They were angry with liberals, who they said threatened to undermine national security with their softness on communism. They were angry with the establishment conservatives – the “Rockefeller Republicans” – for siding with the liberals; they were angry with the rising tide of feminism, which they saw as a threat to social order, and with the civil rights movement and the danger it posed to segregation. One thing they were not particularly angry with, at least initially, the issue of abortion rights.
New Right leaders formed common cause with a handful of conservative Catholics, including George Weigel and Richard John Neuhaus, who shared their concerns and attracted powerful conservative preachers such as Jerry Falwell and Bob Jones Sr. They were determined to trigger hyperconservation. counter-revolution. All they needed now was an issue that could be used to unify its disparate elements and draw in the base.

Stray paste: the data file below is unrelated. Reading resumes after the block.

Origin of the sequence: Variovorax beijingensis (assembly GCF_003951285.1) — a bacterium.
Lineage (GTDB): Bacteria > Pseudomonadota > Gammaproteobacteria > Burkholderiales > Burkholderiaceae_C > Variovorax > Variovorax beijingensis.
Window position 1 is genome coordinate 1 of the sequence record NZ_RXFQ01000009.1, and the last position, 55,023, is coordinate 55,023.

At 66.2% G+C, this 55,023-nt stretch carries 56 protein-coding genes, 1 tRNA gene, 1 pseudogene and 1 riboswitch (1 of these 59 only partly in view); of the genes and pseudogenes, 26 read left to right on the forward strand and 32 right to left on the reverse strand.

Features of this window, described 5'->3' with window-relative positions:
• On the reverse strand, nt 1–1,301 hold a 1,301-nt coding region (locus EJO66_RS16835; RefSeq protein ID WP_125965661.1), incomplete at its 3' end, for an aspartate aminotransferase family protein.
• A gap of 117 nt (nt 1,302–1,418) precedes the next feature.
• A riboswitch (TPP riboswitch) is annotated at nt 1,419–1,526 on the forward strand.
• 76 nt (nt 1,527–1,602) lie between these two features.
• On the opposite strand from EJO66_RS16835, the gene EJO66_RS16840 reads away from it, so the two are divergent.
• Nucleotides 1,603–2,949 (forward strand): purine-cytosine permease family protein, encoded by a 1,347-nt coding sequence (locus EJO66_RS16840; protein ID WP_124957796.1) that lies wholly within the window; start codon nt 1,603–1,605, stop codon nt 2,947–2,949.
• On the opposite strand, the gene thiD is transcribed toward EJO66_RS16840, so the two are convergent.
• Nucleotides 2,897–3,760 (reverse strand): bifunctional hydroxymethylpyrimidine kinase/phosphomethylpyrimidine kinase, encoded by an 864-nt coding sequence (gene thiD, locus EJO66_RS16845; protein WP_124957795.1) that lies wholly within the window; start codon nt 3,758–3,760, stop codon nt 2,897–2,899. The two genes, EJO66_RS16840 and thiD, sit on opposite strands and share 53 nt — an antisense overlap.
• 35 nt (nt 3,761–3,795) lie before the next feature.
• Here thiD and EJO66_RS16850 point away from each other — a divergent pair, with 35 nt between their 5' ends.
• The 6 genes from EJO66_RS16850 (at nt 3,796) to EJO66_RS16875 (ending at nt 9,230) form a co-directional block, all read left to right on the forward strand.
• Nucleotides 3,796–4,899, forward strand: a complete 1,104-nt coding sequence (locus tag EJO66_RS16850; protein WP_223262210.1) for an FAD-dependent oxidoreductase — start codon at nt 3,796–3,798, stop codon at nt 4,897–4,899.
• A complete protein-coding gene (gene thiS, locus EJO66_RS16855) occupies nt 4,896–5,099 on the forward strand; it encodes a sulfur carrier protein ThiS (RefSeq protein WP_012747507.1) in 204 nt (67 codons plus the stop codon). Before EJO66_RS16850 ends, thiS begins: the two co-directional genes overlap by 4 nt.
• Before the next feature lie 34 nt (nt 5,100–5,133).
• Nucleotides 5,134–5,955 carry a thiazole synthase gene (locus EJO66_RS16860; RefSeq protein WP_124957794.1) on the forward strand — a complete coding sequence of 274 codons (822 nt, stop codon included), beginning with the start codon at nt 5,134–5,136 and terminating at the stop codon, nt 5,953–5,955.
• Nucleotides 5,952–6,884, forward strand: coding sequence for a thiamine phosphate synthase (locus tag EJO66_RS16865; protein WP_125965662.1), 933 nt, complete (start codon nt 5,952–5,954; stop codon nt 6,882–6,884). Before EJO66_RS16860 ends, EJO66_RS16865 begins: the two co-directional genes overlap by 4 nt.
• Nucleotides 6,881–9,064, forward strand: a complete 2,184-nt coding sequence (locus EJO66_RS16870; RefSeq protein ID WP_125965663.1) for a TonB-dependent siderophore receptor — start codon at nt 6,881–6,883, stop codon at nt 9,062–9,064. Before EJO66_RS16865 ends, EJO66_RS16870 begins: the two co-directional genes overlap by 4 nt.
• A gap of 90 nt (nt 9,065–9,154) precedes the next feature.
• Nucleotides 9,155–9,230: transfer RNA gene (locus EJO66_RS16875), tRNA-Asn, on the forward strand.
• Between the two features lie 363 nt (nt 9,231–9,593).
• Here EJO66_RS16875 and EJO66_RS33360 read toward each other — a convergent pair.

Among their main concerns was fear that the Supreme Court would end tax exemptions for segregated Christian schools. Jerry Falwell and many of his fellow white ministers and southern conservatives were closely involved with segregated schools and universities – Jones went so far as to call segregation “God’s established order” and called desegregationists “satanic propagandists who “leaded Christians of color.” astray.” As far as these pastors were concerned, they had the right not only to separate people on the basis of race, but also to receive federal money for this purpose.
They knew, however, that “stop the tax on segregation!” was not going to be an effective rallying cry for their new movement. As historian and author Randall Balmer wrote: “It was not until 1979, six years after Deer – that evangelical leaders, at the behest of conservative activist Paul Weyrich, seized on abortion not on moral grounds, but as a rallying cry to deny President Jimmy Carter a second term. Why? Because the anti-abortion crusade was more palatable than the real motive of the religious right: to protect segregated schools.